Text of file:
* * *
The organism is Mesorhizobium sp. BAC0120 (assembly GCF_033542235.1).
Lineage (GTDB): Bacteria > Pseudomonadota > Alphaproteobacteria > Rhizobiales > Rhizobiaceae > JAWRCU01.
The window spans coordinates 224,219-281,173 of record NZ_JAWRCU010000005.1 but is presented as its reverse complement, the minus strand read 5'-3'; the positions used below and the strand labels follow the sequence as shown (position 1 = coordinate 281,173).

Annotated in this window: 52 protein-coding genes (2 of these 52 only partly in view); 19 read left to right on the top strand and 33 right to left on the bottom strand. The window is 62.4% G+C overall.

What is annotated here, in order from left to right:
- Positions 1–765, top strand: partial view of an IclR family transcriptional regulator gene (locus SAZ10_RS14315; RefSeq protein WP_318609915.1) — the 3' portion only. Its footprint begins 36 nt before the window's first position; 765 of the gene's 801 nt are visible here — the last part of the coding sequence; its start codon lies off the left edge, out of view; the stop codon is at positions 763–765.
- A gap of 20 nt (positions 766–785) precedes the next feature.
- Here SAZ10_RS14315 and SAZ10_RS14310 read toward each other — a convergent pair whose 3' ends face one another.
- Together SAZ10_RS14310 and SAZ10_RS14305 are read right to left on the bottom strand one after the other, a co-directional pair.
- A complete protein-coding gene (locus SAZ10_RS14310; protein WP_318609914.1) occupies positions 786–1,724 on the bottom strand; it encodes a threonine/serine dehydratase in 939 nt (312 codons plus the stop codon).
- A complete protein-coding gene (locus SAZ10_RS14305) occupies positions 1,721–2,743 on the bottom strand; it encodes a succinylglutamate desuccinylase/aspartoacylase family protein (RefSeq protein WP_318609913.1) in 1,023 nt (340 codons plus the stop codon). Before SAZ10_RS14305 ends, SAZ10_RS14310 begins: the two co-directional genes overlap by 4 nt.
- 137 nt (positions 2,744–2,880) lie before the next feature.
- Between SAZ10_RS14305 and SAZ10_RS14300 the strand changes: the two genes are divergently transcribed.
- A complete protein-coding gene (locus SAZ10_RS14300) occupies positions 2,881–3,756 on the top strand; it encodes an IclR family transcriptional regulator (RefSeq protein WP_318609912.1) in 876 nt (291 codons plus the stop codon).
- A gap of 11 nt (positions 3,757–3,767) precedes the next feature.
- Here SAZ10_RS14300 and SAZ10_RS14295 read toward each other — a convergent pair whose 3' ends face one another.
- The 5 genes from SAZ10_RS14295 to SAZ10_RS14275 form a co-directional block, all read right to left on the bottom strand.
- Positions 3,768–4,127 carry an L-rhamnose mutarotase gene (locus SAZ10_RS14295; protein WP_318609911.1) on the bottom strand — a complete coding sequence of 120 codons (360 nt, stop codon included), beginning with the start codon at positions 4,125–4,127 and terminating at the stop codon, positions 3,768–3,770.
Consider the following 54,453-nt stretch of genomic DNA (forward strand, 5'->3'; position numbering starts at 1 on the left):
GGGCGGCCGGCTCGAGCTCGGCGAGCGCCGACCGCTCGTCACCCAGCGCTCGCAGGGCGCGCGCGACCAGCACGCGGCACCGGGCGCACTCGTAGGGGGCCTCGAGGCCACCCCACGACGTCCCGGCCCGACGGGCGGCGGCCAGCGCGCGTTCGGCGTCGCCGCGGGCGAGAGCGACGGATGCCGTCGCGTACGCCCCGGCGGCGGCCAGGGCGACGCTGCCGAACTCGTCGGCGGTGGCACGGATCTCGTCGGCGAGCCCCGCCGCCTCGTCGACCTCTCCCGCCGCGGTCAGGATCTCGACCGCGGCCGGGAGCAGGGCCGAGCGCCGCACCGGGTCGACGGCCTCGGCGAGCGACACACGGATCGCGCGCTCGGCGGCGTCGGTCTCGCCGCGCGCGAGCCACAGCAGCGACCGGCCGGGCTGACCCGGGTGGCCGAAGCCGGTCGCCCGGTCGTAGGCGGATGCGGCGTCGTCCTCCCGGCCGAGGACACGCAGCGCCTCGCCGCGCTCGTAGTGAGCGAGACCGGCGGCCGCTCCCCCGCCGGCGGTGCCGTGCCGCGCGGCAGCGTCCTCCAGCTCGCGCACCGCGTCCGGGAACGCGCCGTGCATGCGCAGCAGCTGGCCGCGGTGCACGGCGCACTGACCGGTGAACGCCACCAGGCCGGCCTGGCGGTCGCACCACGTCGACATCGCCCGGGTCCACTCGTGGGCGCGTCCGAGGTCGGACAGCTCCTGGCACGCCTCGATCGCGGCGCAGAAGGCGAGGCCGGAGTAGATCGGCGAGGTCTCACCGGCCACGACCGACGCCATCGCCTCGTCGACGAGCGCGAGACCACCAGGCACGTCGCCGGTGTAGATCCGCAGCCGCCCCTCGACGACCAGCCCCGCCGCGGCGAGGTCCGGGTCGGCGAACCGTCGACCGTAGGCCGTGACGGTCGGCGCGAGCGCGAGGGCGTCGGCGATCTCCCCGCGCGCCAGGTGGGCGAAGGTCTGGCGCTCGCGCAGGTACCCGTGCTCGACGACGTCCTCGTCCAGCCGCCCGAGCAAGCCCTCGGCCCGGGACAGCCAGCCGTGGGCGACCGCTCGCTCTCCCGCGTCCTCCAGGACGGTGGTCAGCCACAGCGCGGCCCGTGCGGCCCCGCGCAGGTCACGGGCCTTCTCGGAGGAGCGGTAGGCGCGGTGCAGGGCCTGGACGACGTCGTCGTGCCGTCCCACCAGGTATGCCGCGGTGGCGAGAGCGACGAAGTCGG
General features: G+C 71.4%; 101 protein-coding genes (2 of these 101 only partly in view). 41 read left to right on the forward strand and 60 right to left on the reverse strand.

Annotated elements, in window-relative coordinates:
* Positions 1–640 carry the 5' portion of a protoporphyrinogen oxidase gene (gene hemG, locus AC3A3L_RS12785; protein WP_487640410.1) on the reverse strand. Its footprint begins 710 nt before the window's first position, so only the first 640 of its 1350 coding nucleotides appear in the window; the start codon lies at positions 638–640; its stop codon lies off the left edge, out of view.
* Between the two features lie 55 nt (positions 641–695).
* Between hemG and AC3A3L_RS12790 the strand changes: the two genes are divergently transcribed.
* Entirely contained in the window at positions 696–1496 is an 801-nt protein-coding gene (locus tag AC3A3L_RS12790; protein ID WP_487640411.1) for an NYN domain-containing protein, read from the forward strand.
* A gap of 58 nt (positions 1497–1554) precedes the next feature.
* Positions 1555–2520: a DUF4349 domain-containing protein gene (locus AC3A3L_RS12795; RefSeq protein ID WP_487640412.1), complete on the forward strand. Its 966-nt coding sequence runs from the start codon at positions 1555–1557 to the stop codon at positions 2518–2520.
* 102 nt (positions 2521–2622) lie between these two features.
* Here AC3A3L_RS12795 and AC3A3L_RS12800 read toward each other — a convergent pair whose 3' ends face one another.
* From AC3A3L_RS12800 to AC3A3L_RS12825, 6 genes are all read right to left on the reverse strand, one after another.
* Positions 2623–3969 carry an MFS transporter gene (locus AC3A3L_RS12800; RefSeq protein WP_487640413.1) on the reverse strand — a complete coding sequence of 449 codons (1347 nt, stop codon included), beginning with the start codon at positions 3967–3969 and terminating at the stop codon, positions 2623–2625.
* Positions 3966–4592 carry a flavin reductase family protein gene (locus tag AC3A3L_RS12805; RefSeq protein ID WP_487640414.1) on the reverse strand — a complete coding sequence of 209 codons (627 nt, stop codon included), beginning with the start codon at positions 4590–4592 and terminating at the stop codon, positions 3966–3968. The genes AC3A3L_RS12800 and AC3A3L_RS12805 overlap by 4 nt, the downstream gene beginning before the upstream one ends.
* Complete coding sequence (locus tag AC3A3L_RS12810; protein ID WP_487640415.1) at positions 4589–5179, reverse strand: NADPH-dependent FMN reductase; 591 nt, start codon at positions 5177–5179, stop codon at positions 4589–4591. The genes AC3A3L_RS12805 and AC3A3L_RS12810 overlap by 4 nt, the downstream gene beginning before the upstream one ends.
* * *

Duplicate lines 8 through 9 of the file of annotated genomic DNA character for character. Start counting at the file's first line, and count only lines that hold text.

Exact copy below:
- Here SAZ10_RS14315 and SAZ10_RS14310 read toward each other — a convergent pair whose 3' ends face one another.
- Together SAZ10_RS14310 and SAZ10_RS14305 are read right to left on the bottom strand one after the other, a co-directional pair.